- The Washington Times - Sunday, May 3, 2009

TORONTO | Like battlefield medics, the Canadian and Ontario governments have plunged into the wreckage of Chrysler LLCs northern subsidiary with $3.2 billion in first aid and vague promises of a full recovery.

Chrysler Canada began to shut down all its plants Friday in accordance with the historic bankruptcy filing by its U.S. parent the day before.

To avoid a catastrophic collapse of Canada’s auto industry if Chrysler suddenly failed and pulled down the supply chain with it, Canadian Prime Minister Stephen Harper swallowed his free-market philosophy and joined Ontario’s Liberal Party Premier Dalton McGuinty to keep Chrysler alive with public money and Chryslers promise to maintain 20 percent of its surviving production in Canada.

“I’m a Conservative because I’m a realist,” Mr. Harper said, noting the auto sector is Canada’s largest manufacturing industry and essential to the Ontario and Canadian economy. “A free-market solution was not on the table in this case. The Americans had determined that.”

Indeed, Washington’s bailout money gives the U.S. government an 8 percent stake in Chrysler, while the Canadian government gets a 2 percent share of the company and a seat on the board of directors. In exchange, Chrysler will keep two assembly plants and one parts factory in Canada.

Despite this unprecedented government intervention, Canadian auto analyst Dennis DesRosiers expressed serious doubts about Chrysler’s survival.

“Chrysler needs an orderly wrap-up. This just buys them two to three years’ time,” he said.

Mr. DesRosiers scoffed at plans for the company’s revival, noting that Chrysler more than tripled its $7 billion debt load by taking on $15 billion in government loans at higher interest rates - this after Chrysler has been losing North American market share for 15 years and while car sales are in free fall around the world.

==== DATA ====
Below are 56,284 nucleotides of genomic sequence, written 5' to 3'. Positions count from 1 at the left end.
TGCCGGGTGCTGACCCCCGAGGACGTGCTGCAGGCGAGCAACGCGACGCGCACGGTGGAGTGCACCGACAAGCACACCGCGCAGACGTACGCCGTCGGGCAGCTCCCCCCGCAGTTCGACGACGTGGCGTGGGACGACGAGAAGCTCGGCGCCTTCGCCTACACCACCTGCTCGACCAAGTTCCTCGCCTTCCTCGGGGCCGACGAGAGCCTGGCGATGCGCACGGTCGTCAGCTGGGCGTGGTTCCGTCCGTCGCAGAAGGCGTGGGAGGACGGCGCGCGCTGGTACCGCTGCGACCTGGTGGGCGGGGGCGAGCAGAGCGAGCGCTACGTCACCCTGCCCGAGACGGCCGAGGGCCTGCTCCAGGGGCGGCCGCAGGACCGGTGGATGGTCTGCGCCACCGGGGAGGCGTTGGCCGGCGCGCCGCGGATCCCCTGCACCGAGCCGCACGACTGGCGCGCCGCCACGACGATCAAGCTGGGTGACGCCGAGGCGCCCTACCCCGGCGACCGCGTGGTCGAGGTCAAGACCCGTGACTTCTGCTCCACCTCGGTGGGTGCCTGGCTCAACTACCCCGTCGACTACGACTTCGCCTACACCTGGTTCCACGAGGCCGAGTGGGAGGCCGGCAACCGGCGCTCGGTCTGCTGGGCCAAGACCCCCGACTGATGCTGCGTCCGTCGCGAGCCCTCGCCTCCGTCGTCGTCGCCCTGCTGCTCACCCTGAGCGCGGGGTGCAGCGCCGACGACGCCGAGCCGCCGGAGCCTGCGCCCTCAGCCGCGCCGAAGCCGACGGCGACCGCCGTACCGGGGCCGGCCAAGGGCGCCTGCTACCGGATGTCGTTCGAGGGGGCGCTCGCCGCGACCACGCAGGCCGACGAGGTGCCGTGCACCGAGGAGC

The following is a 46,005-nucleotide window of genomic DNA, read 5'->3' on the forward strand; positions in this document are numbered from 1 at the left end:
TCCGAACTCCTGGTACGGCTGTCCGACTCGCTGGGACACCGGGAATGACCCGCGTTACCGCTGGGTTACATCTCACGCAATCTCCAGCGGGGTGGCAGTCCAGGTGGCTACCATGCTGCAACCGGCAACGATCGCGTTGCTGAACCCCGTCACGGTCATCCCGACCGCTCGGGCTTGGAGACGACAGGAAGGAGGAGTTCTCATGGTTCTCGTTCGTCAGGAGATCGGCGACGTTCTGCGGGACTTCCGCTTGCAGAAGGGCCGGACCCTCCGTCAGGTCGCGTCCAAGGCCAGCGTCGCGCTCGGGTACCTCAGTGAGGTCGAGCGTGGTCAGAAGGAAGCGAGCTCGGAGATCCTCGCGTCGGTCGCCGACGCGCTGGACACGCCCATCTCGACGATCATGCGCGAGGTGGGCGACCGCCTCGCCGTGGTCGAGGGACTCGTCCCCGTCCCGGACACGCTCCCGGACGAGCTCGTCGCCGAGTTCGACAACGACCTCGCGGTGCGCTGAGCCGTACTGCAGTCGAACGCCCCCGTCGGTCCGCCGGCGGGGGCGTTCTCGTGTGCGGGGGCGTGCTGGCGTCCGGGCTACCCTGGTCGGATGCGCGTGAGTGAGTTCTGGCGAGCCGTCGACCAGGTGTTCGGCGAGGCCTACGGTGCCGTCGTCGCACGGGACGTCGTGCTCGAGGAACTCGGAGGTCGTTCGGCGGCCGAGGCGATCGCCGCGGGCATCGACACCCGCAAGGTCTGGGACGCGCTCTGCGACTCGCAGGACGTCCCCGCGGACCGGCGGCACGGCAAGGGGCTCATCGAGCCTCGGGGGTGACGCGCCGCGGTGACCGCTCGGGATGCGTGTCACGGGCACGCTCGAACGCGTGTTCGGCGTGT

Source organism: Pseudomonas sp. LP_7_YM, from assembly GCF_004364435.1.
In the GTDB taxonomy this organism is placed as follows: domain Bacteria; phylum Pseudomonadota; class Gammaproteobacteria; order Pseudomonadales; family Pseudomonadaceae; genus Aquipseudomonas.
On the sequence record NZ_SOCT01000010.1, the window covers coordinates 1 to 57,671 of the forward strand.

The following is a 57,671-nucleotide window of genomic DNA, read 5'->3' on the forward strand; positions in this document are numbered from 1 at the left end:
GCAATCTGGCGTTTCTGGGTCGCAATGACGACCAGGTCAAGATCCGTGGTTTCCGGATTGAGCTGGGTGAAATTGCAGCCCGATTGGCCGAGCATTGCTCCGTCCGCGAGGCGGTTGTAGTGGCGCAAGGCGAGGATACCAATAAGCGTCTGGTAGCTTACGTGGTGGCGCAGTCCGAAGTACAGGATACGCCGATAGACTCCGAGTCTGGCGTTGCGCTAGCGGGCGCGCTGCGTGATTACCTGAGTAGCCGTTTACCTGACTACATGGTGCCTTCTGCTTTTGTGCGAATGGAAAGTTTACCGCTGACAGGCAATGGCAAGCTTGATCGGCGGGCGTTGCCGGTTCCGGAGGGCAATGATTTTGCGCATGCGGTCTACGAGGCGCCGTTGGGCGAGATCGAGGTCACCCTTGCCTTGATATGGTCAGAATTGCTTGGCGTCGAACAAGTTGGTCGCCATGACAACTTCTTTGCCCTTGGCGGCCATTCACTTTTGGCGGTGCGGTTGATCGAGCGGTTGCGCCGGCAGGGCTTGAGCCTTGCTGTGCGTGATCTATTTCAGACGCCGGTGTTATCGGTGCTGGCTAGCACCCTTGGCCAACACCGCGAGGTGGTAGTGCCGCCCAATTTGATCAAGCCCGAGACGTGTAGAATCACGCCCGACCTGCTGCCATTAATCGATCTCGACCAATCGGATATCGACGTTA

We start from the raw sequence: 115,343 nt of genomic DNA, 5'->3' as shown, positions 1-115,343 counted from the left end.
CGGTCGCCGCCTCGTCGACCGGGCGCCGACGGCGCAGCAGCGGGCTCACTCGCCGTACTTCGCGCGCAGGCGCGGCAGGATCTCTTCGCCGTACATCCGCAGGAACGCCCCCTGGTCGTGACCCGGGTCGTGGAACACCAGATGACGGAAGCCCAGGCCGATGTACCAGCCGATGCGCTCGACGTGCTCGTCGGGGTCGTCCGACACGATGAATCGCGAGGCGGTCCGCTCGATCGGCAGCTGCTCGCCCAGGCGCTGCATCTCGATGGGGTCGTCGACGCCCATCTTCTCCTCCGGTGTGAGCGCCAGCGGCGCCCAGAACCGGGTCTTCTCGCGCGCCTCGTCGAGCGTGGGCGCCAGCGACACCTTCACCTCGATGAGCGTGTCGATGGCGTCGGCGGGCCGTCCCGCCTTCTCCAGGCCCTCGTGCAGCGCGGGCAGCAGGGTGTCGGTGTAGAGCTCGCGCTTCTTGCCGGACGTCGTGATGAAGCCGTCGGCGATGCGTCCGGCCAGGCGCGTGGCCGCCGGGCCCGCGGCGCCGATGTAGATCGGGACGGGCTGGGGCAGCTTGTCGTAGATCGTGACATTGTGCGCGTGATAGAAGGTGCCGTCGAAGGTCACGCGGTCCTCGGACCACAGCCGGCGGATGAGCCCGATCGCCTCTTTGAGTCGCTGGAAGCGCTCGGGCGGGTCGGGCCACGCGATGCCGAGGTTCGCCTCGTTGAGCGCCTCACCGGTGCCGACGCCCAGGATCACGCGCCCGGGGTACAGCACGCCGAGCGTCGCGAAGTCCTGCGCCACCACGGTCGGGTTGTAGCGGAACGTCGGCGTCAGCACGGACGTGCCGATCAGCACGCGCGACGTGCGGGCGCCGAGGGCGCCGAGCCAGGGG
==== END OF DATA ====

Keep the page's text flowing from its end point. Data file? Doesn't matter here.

Its ironic, he said, that when Chrysler was founded in 1925, its original concept was a small, entry-level vehicle - the same niche it plans to target again in partnership with Italy’s Fiat Group SpA. Chrysler’s first offering, the Chrysler Six, got 24 mpg.

“The problem is, Americans don’t buy small cars, don’t buy Italian small cars, and even the Japanese have never found a way to make small cars profitable in North America,” Mr. DesRosiers said. “Even when gas was $4 a gallon, that niche was less than 3 percent of the North American market - and most of that was in Canada.”

Canadian auto production has collapsed by as much as 90 percent in some sectors since its mid-1980s peak. Canadian Auto Workers President Ken Lewenza said he made “torturous” concessions to ensure Chrysler operations in Canada “live to see another day.”

These union concessions, however, were mostly achieved by cutting legacy costs for retired workers and eliminating extra benefits such as Christmas bonuses, tuition rebates and semi-private hospital rooms. Base wages and pensions were not touched.

To save Canada’s share of North American auto production, Canadian officials had to make their case first to then-President George W. Bush, and then to President Obama and a newly elected Congress, that cutting Canada out of their plans would be fatal for both countries.

“We had to persuade the Americans that this was an integrated industry, and that a collapse in Canada would not only hurt Canada but the North American industry,” Canadian Industry Minister Tony Clement said.

While Chrysler Canada has not filed for bankruptcy, its fate now rests with a parent company overseen by three governments in the United States and Canada, and a partner company from Italy.



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